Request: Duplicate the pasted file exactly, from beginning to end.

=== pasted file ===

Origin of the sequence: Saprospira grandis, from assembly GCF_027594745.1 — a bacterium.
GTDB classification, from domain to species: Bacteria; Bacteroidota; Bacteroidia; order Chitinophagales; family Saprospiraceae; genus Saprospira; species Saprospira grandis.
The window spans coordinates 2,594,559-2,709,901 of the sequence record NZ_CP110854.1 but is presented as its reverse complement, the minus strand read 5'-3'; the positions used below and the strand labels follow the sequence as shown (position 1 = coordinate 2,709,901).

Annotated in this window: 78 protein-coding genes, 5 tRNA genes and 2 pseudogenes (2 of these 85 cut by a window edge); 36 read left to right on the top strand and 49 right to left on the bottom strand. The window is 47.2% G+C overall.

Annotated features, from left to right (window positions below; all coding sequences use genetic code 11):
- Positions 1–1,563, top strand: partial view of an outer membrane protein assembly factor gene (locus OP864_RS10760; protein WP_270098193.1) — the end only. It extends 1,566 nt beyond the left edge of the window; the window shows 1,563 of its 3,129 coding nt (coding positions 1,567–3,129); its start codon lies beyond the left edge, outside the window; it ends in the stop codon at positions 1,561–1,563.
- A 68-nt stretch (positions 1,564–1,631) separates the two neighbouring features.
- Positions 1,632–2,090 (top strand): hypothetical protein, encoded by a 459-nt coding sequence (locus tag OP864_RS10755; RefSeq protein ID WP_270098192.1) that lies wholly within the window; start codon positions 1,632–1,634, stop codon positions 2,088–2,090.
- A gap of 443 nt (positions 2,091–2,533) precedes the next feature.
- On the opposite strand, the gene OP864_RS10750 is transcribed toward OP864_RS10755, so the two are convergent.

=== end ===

Origin of the sequence: Saprospira grandis, from assembly GCF_027594745.1 — a bacterium.
GTDB classification, from domain to species: Bacteria; Bacteroidota; Bacteroidia; order Chitinophagales; family Saprospiraceae; genus Saprospira; species Saprospira grandis.
The window spans coordinates 2,594,559-2,709,901 of the sequence record NZ_CP110854.1 but is presented as its reverse complement, the minus strand read 5'-3'; the positions used below and the strand labels follow the sequence as shown (position 1 = coordinate 2,709,901).

Annotated in this window: 78 protein-coding genes, 5 tRNA genes and 2 pseudogenes (2 of these 85 cut by a window edge); 36 read left to right on the top strand and 49 right to left on the bottom strand. The window is 47.2% G+C overall.

Annotated features, from left to right (window positions below; all coding sequences use genetic code 11):
- Positions 1–1,563, top strand: partial view of an outer membrane protein assembly factor gene (locus OP864_RS10760; protein WP_270098193.1) — the end only. It extends 1,566 nt beyond the left edge of the window; the window shows 1,563 of its 3,129 coding nt (coding positions 1,567–3,129); its start codon lies beyond the left edge, outside the window; it ends in the stop codon at positions 1,561–1,563.
- A 68-nt stretch (positions 1,564–1,631) separates the two neighbouring features.
- Positions 1,632–2,090 (top strand): hypothetical protein, encoded by a 459-nt coding sequence (locus tag OP864_RS10755; RefSeq protein ID WP_270098192.1) that lies wholly within the window; start codon positions 1,632–1,634, stop codon positions 2,088–2,090.
- A gap of 443 nt (positions 2,091–2,533) precedes the next feature.
- On the opposite strand, the gene OP864_RS10750 is transcribed toward OP864_RS10755, so the two are convergent.